Cathy Holden writes:
Visitors to Fleet Pond regularly amble, power walk, jog or cycle the circular route skirting the perimeter of the water, probably without giving it a second thought. However, this circumnavigation was only made possible by the back-breaking work of a band of enthusiastic Society volunteers between 1976 and 1979, led by Society Chairman Terry Sims.
Current Society President, Peter Martin, documented the early work of the Society in his booklet ‘Fleet Pond Society 1976 – 2006: The First 30 Years’ (Martin, 2009) from which I have taken much of the information in this article.
A major challenge the team faced in completing the route was a lack of bridges. Two would need to be installed; one across the Brookly Stream and the second at the point at which the large Pond flows through to the small one. Peter Martin relates how Hart District Councillor Peter Carr offered the services of his family firm to construct a bridge over the Brookly Stream, provided the Council ‘… would pay £200 for two lengths of steel’. (Martin, 2009) The firm would donate the cost of other materials and labour to the Society for free; a generous offer as the true cost of the bridge was £3,500. Ultimately £100 was raised through jumble sales held by the Society, and the Council donated the other £100, on top of the £1,500 they had already committed to works in the Reserve.
The bridge was constructed and delivered to the Kenilworth Road depot where volunteers painted it dark green. On 8th January 1977, with the concrete supports having been installed, a group of volunteers edged the bridge into position using brute strength, a trolley, and a block and tackle strategically placed in a tree. It remained in place until 2011 when the current wooden bridge was installed.
Work continued on the perimeter path, a hugely ambitious project for the group. Trees had to be removed by the industrial estate in order for the path work to begin. It was laid using broken breeze blocks and loose material. Peter commented that: ‘Laying the broken blocks was rather like putting a jigsaw puzzle together, with gaps then filled by the loose material’ (Martin, 2009).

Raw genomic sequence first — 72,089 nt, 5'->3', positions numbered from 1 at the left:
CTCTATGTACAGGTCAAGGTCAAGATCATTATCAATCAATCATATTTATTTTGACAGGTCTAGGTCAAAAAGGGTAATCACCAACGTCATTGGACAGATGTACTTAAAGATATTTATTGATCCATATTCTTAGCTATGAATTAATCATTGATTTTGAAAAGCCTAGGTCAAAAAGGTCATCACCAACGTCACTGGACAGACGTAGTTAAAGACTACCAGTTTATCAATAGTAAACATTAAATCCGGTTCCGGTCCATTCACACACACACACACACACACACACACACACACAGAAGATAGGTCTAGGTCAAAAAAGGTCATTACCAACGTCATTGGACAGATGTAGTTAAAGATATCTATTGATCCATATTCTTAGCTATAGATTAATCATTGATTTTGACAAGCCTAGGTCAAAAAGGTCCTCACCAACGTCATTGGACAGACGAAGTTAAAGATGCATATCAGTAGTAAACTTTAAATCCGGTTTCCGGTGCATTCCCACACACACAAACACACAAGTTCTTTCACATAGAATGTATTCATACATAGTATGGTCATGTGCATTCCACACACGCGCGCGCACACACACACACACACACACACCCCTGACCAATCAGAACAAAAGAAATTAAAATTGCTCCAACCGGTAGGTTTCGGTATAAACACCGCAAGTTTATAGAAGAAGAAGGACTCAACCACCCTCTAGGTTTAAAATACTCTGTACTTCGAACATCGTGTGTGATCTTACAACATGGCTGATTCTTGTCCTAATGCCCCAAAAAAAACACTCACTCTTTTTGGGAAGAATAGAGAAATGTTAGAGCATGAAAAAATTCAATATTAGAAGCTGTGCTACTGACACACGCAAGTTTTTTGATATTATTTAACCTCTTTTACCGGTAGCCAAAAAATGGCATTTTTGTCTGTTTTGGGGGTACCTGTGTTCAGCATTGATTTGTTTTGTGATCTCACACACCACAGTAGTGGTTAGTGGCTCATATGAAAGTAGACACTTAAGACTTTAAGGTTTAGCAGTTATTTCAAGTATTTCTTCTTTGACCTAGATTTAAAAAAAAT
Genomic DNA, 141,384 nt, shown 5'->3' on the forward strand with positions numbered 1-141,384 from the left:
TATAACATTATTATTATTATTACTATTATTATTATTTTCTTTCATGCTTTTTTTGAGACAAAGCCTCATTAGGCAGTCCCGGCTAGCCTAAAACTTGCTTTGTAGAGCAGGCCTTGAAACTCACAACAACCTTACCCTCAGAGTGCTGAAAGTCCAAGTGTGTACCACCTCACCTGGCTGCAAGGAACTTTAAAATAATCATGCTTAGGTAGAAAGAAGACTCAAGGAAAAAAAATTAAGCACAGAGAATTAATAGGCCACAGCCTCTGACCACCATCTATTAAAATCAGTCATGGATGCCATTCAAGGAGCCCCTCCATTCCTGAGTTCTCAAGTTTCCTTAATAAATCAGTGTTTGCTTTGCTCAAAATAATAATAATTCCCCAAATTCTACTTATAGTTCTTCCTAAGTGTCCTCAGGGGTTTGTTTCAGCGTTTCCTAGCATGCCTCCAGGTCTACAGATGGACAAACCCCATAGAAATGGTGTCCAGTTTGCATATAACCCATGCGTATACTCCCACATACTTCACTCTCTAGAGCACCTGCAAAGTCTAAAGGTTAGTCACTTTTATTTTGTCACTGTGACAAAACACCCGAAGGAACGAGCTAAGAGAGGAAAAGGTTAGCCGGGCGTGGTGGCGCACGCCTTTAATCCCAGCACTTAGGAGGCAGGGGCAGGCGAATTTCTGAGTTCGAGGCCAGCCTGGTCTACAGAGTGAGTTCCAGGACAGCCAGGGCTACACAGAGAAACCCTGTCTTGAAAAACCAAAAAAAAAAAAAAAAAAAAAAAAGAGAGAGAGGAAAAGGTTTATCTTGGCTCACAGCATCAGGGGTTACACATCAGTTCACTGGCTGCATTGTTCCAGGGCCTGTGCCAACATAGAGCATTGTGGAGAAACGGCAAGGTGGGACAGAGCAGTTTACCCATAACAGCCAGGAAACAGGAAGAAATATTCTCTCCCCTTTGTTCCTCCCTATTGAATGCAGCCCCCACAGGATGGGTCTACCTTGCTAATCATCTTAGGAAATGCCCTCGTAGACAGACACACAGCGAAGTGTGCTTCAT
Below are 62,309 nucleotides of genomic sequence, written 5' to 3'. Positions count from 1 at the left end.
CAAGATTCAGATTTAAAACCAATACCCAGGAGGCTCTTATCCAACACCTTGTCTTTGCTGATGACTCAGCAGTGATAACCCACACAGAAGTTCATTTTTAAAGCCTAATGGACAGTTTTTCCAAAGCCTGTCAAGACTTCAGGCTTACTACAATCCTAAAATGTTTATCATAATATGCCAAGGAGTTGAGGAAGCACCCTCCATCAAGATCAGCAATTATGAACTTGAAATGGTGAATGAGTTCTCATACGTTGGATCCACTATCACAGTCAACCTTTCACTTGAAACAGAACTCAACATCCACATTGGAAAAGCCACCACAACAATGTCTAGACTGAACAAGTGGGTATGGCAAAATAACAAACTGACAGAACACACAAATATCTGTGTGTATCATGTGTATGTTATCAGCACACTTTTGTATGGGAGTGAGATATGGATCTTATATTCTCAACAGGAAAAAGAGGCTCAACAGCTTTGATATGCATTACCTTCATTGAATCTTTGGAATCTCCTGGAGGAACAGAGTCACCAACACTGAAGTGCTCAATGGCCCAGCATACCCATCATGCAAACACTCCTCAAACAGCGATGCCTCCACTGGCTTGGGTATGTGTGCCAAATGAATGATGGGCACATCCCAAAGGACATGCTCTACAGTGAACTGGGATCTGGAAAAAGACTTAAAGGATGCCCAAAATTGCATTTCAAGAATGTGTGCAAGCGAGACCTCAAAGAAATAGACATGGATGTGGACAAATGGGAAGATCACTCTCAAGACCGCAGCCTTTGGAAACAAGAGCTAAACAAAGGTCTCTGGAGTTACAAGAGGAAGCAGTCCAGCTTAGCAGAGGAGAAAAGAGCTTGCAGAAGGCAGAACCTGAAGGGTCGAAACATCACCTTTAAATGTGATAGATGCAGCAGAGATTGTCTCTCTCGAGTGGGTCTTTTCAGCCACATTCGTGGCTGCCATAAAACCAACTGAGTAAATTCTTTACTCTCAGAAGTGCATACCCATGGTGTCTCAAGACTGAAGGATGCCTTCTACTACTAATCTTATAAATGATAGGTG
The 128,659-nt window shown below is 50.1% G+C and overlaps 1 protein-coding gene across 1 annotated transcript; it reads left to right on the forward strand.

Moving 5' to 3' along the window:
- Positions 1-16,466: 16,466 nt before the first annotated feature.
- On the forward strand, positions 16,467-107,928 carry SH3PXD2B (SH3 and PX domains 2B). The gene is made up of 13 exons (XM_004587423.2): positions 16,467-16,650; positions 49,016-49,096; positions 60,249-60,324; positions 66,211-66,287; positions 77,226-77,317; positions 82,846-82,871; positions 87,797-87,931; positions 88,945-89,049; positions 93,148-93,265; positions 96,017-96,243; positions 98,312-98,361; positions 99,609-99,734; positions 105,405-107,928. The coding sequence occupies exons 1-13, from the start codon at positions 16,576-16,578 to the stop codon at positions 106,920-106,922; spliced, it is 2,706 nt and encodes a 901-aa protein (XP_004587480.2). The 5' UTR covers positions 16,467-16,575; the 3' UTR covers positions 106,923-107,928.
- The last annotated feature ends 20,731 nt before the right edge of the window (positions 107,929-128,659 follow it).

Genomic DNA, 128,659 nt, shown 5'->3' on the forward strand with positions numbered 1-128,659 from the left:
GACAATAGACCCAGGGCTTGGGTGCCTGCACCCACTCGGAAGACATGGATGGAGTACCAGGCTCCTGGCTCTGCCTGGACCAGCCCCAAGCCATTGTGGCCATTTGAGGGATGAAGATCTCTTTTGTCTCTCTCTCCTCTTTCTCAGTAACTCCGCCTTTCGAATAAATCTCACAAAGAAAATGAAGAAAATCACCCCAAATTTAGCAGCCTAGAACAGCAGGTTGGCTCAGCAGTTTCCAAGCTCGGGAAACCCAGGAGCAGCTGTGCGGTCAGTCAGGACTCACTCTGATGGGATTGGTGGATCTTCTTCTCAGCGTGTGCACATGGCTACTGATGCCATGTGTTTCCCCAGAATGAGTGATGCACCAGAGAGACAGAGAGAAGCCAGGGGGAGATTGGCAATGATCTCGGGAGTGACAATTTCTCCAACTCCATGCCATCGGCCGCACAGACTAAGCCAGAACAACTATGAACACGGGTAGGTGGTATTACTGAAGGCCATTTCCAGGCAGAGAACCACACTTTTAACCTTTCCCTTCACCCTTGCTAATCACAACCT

Work on the path reached the northern bank in the Spring of 1977 and railway sleepers were installed along the water’s edge. As the path progressed further along the bank the Council provided a pontoon onto which materials were loaded and then punted down to the work site. However, this could be a tricky manoeuvre as the weight of the load could cause the pontoon to list ‘…at almost forty-five degrees…’ (Martin, 2009) causing some volunteers to have an unexpected dip in the Pond!
By 1979 the two halves of the perimeter path were joined by the installation of the second bridge. This spanned the channel along which water flowed into the small Pond. Again, it was the physical strength of the volunteers which impressed as they manhandled the two halves of the bridge so that they met. A ‘lucky volunteer’ then had to balance on the metal over the fast flowing deep channel to bolt the two sections together. Once that had been done, it was just a matter of laying the planks in position.
The bridge was named ‘Carnival Bridge’ as the Fleet Carnival Committee had donated £500 towards its cost. The bridge was opened by Kathleen Woodman whose husband Charles was a founder member and Vice-President of the Carnival Committee. This bridge was replaced in 2011, but the old bridge did not go to waste, it was renovated to create a new crossing at the Wood Lane entrance to the Reserve. The official opening was a very special occasion as the guests of honour were the family of Charles and Kathleen Woodman. This time it was their daughter, Beaulah Bower, who was thrilled to cut the ribbon.
At the end of their hugely ambitious project, the volunteers of the 1970s received a letter of thanks from the Council ‘…for all their efforts in completing the perimeter access…’ (Martin, 2009). Today we too can offer a ‘thank you’ to these early Society volunteers who enabled us to enjoy a circumnavigation of the whole Pond.
Work on this circular walk never really stops. Another entry point was made possible by the addition of the bridge over The Flash alongside the railway station in 2011. Current volunteers and Countryside Rangers can regularly be seen maintaining the pathways; most recently on the eastern side of the Pond where a large section of the path was re-laid last year to make it more accessible to all visitors.
The photographs above are from the archive of the Fleet Pond Society.
Peter Martin’s book (mentioned above) is still available to buy from Fleet Pond Society. Please contact the current FPS Chairman, Colin Gray, for further information.